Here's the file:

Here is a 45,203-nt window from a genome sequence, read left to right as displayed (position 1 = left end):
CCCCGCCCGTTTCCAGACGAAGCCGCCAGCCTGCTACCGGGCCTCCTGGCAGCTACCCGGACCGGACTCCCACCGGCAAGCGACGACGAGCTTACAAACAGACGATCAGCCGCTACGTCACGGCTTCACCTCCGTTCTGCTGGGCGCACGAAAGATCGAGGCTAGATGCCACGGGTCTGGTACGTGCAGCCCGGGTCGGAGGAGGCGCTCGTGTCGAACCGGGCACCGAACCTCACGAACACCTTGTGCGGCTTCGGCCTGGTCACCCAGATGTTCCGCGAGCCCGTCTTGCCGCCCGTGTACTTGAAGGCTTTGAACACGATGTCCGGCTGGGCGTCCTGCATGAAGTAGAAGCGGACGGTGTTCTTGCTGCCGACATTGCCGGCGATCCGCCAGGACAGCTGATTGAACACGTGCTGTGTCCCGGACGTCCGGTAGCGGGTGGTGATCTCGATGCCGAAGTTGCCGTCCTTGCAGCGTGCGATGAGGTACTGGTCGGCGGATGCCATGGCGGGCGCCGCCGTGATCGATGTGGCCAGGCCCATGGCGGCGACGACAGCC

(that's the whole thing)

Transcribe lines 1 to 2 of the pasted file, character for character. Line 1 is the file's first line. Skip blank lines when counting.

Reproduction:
Here is a 45,203-nt window from a genome sequence, read left to right as displayed (position 1 = left end):
CCCCGCCCGTTTCCAGACGAAGCCGCCAGCCTGCTACCGGGCCTCCTGGCAGCTACCCGGACCGGACTCCCACCGGCAAGCGACGACGAGCTTACAAACAGACGATCAGCCGCTACGTCACGGCTTCACCTCCGTTCTGCTGGGCGCACGAAAGATCGAGGCTAGATGCCACGGGTCTGGTACGTGCAGCCCGGGTCGGAGGAGGCGCTCGTGTCGAACCGGGCACCGAACCTCACGAACACCTTGTGCGGCTTCGGCCTGGTCACCCAGATGTTCCGCGAGCCCGTCTTGCCGCCCGTGTACTTGAAGGCTTTGAACACGATGTCCGGCTGGGCGTCCTGCATGAAGTAGAAGCGGACGGTGTTCTTGCTGCCGACATTGCCGGCGATCCGCCAGGACAGCTGATTGAACACGTGCTGTGTCCCGGACGTCCGGTAGCGGGTGGTGATCTCGATGCCGAAGTTGCCGTCCTTGCAGCGTGCGATGAGGTACTGGTCGGCGGATGCCATGGCGGGCGCCGCCGTGATCGATGTGGCCAGGCCCATGGCGGCGACGACAGCC